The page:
But Elizabeth Taylor, one of the two matrons of honor, was late. No surprise there. Elizabeth was always-and I do mean always¬ late. And once she finally did arrive, she realized that no one had brought the shoes she wanted to wear, so she sent someone back to the hotel on upper Fifth Avenue to fetch them. The church, needless to say, was on lower Fifth Avenue. Somewhere in the middle, a parade was taking place.
So we sat there.
Twenty minutes, and we still sat there. A half hour, and we sat there.
After a while people stopped looking at their watches. And we sat some more.
There really wasn't anything to do but look around the church. "We" included Donald Trump, Mickey Rooney, Tito Jackson (co best man, along with Michael), Gina Lollobrigida, Lauren Bacall, Natalie Cole, Mia Farrow, Cindy Adams, Martha Stewart, Liz Smith, and 842 more of David and Liz a's most intimate friends.
Bob Osborne and I discussed whether Liza had ever met Gina Lollobrigida before her wedding day. We decided it was highly doubtful.
Now, I have always had the greatest affection for Elizabeth. I first met her in the late r94os at a party thrown by Roddy McDowall, her best friend for life. Everything that people say about Elizabeth's looks was truth: she was just illegally beautiful. Years later, Elizabeth and I had a fling, and years after that, I produced and costarred in a movie with her, There Must Be a Pony, based on James Kirkwood Jr.'s fictionalized memoir of his mother, the silent star Lila Lee.
I've always believed that Elizabeth was a terribly underrated ac¬ tress, and I've always known that she was among the most generous people alive-not just with money, but with the most valuable commodity any of us possesses: her time.
But Elizabeth had her flaws as we all do. Foremost among them that she was oblivious to the concept of punctuality. A wait of one or two hours was normal for people waiting for Elizabeth. I've always wondered whether it was a passive-aggressive way of asserting herself for all those years of enforced punctuality at MGM. But she was never late on our picture.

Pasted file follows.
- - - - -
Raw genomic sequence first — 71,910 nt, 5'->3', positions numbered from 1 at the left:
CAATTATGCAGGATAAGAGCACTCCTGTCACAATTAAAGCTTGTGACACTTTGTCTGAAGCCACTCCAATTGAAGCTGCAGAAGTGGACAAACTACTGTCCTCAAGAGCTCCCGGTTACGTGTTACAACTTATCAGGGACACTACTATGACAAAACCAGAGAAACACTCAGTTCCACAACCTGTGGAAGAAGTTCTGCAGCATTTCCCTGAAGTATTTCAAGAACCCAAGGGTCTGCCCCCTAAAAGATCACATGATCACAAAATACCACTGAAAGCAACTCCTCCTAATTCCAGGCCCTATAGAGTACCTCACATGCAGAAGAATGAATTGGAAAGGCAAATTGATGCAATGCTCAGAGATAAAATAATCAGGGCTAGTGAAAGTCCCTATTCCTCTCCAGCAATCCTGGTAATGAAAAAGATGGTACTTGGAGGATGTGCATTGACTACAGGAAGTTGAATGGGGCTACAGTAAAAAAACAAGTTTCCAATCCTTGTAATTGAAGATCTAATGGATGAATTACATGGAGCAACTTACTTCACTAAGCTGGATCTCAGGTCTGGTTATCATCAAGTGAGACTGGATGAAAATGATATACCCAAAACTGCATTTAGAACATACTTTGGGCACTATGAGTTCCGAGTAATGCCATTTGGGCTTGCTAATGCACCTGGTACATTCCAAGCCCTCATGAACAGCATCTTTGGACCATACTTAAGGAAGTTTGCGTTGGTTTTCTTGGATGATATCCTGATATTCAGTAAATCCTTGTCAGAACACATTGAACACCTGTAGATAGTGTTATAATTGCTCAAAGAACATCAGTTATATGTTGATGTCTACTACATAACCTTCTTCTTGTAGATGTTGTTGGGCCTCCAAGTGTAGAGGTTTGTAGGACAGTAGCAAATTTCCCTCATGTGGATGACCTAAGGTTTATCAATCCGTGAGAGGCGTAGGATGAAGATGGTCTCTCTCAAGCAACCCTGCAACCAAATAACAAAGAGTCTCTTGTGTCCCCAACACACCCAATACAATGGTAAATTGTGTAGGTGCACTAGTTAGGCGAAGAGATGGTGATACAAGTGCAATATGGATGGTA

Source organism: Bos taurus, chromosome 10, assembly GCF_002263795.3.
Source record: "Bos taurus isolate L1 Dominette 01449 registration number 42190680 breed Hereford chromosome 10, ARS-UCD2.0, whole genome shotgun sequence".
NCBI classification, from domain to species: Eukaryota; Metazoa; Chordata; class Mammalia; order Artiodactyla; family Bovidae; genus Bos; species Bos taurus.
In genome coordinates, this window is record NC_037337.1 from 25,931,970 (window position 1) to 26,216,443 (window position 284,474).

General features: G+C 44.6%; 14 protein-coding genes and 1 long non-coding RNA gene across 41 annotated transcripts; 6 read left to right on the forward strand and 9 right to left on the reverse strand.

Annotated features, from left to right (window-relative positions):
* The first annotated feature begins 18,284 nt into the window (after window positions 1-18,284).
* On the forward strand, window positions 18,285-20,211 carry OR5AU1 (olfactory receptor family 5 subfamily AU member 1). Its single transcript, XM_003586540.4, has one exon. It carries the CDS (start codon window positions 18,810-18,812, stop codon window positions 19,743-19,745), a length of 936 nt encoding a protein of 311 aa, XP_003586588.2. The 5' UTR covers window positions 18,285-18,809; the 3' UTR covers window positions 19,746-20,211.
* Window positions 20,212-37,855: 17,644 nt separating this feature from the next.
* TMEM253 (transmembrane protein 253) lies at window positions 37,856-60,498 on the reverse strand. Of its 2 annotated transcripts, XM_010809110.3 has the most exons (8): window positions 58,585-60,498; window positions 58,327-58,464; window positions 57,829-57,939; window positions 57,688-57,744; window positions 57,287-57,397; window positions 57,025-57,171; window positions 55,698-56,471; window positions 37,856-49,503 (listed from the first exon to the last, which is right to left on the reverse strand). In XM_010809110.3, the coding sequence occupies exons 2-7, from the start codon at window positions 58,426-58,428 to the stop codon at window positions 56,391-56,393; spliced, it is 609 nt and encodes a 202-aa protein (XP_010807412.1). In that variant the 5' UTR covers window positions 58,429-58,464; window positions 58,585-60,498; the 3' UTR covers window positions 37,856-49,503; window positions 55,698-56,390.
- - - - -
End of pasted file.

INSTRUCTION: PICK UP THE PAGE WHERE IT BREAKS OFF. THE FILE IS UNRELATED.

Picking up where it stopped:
Unless she really, really liked you, Elizabeth was always late.
And sometimes she was incredibly late even if she did like you. So I wasn't terribly shocked when, even after the gofer arrived back at the church with the correct shoes, we were still sitting there.
David Gest was growing noticeably perturbed, so he asked Michael Jackson to go find Elizabeth and bring her back alive. Neither David nor Liza wanted to personally force the issue, since they were so pleased that Elizabeth had agreed to come in the first place. Elizabeth was going through one of her bad phases-overweight and not looking good.
Michael disappeared into the room where Elizabeth was supposedly getting ready, while one of his bodyguards stood watch outside.
And then we waited some more.
By now the wedding was an hour late and counting.
I asked a man what the holdup was, but he just shrugged and said that Elizabeth was in a room with Michael Jackson.
Nobody seemed to be moving, and nobody seemed eager to break up whatever was going on in the waiting room. Because I knew Elizabeth so well, I was finally deputized to get Michael away from her so the wedding could proceed. Otherwise we all might find ourselves growing old, very slowly, at the Marble Collegiate Church.
I walked past the bodyguard and into the room.
Elizabeth was sitting there, gazing at Michael. Michael was on his knees, gazing at Elizabeth. He was holding her hand. Nothing was being said. He was besotted with her; he was drinking her in. "Michael," I said, "we have to get the wedding started. We have to get going."
"I want to be with Elizabeth," Michael said in that weird, whispery voice. "I love Elizabeth."